Hitler’s Spanish Division

The Spanish volunteers fighting alongside the Germans on the Eastern Front have received very little attention from English language histories. This new book provides a concise history of their participation, with a text supported by lavish illustration. – Very Highly Recommended.

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NAME: Hitler's Spanish Division
FILE: R3120
AUTHOR: Pablo Sagarra, Oscar Gonzalez, Lucas Molina, illustrator Romiro Bueiro
PUBLISHER: frontline books, Pen & Sword 
BINDING: hard back
PRICE: £19.99                                                               
GENRE: Non Fiction
SUBJECT: WWII, World War II, World War 2, Second World War, Blue Division, 
Spanish volunteers, Operation Barbarossa, Eastern Front, Wehrmacht, Franco,Espana, 
Azul Division, 25th Infantry Division, Falangist Party

ISBN: 1-47387-887-X

PAGES: 116
IMAGE: B3120.jpg
BUYNOW: tinyurl.com/t3zt5ag
DESCRIPTION: The Spanish volunteers fighting alongside the Germans on the 
Eastern Front have received very little attention from English language histories. This 
new book provides a concise history of their participation, with a text supported 
by lavish illustration. – Very Highly Recommended.

The Nationalists owed so much to Hitler for supporting them against the Republicans 
during the Spanish Civil War. When WWII stated, Hitler expected Spain to join the 
Axis forces but Franco played a very careful game to avoid upsetting Hitler, to the 
point where he might roll through France and into Spain, while avoiding any official 
Spanish involvement in the war. There has been some debate as to his motives. He 
may have seen the war as a mistake and wished to protect Spain from ending as one 
of the vanquished, or he may have simply wanted to ensure that his grip on domestic 
politics and recovery from a vicious civil war were not distracted by direct 
involvement in a major global conflict. Instead of joining as an ally, Franco provided 
some support for German intelligence services operating in Spain and modest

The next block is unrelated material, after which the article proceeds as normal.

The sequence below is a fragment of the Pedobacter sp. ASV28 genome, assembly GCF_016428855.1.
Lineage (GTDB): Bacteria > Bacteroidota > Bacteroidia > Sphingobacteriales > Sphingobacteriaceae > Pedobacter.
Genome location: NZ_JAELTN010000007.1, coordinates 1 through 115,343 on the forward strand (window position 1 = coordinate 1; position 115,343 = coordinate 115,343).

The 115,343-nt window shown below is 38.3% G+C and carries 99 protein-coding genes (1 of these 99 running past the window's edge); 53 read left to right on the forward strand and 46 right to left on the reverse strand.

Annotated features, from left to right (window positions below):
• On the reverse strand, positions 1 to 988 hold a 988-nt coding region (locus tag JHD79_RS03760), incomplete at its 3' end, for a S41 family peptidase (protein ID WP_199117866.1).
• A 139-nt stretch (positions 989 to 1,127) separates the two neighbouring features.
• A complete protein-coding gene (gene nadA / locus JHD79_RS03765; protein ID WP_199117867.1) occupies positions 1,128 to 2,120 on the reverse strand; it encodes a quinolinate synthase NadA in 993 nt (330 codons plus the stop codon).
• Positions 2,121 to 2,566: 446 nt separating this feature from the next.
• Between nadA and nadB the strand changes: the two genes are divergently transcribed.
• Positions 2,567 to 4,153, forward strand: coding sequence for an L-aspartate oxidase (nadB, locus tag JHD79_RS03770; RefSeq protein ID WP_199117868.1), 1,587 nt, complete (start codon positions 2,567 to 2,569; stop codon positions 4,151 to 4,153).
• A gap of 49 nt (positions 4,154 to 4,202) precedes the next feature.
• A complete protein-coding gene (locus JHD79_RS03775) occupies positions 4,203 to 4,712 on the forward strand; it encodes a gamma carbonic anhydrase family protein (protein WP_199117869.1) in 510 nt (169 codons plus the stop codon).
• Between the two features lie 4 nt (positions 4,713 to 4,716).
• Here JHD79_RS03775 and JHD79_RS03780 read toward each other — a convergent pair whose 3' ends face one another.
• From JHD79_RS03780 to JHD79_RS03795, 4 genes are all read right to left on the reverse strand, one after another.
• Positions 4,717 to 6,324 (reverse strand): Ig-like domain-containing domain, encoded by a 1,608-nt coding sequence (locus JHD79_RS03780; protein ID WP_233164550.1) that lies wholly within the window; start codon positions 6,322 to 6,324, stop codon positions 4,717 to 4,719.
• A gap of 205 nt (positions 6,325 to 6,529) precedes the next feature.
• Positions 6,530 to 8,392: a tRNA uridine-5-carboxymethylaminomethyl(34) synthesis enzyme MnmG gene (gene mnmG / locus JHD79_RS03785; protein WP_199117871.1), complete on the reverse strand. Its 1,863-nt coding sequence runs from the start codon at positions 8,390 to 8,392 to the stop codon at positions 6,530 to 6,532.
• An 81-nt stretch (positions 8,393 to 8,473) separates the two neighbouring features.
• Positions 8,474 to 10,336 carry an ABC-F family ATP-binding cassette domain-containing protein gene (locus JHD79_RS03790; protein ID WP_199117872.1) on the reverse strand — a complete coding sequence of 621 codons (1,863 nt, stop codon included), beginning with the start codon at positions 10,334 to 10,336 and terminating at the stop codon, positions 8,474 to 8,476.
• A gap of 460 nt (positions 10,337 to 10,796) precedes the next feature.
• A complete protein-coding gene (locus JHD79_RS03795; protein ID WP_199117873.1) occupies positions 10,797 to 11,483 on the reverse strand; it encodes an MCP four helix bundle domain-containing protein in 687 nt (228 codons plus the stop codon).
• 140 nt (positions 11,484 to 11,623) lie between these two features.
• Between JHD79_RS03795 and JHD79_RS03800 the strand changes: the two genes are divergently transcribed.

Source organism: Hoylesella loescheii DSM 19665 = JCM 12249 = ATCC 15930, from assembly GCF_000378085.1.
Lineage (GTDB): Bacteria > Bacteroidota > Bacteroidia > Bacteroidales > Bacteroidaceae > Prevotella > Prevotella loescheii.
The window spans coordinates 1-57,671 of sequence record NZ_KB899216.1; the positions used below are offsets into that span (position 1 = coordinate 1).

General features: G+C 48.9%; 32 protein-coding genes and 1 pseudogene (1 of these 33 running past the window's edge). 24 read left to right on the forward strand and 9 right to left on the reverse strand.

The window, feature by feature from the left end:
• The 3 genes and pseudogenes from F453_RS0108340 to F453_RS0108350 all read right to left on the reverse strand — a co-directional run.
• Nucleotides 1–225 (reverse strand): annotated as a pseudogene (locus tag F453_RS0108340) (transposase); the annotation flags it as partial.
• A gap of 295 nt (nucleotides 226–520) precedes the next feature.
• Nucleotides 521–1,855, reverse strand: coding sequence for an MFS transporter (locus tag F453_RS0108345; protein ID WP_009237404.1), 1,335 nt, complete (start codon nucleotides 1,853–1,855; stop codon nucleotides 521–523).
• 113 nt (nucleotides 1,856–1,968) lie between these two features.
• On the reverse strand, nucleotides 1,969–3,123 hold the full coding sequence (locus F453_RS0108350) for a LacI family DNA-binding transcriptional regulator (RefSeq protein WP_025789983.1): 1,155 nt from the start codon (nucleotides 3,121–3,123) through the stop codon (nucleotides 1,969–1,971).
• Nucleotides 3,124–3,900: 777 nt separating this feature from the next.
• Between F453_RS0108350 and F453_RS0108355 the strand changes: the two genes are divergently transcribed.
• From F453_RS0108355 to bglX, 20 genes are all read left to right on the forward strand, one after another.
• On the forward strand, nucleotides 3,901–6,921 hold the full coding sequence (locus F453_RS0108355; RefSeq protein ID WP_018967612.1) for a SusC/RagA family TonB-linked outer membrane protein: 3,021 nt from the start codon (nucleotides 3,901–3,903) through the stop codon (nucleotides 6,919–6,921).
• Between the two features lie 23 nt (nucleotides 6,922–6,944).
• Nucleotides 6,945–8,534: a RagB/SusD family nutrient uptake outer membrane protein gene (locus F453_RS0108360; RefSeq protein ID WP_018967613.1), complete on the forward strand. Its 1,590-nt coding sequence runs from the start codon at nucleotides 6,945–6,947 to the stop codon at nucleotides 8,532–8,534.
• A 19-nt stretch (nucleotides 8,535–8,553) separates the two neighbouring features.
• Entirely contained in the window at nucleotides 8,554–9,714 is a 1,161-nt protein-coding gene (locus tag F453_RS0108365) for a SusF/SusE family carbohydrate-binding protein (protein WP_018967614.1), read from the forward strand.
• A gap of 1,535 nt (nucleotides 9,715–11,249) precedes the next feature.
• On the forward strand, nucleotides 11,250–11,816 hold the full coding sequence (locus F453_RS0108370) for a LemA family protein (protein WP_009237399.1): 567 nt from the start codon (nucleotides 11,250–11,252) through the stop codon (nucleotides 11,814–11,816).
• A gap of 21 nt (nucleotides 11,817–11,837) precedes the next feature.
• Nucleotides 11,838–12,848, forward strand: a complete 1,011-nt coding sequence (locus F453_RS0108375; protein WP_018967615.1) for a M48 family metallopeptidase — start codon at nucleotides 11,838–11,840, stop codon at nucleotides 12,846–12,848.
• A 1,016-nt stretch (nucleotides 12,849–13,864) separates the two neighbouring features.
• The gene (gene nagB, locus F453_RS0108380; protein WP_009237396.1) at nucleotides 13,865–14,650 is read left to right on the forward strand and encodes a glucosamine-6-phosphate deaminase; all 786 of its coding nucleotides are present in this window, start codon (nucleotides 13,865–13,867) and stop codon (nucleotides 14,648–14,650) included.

clandestine refuelling facilities for German U-boats.

Hitler must have been very pleasantly surprised when the Spanish Foreign Minister 
contacted him in June1941, as the Germans invaded the Soviet Union, to ask if Hitler 
would welcome a force of Spanish volunteers to fight for him against the Soviets. 
There is some evidence that Hitler thought this was a prelude to a formal alliance and 
the supply of a large Spanish force of ground troops and airmen. He was to be 
disappointed and it is entirely possible that Franco was hedging his bets in the event 
of an eventual German victory. Having sent 'volunteers', the door was open for 
Franco to commit more, should the Germans be seen to be conclusively defeating the 
Soviets before turning once more on Britain and on America.

After initially naming the Spanish force as 250th Infantry Division of the Wehrmacht, 
it was referred to as the Azul Division. As a Spanish Division under the command of 
a fiercely anti-Soviet General Agustin Munoz-Grandes, it was to be treated as a 
valued ally. By the end of the war some 47,000 Spanish troops had been sent to the 
Eastern Front as volunteers. Roughly two thirds of the initial force were regular 
Spanish soldiers including every officer from and above the rank of captain. The 
remainder were civil war veterans and many were Falangist Party supporters. Of the 
47,000, almost half became casualties; dead, wounded, sick, or frostbite victims.

This highly illustrated book features many photographs and superb illustrations 
produced for the book by Romiro Bueiro.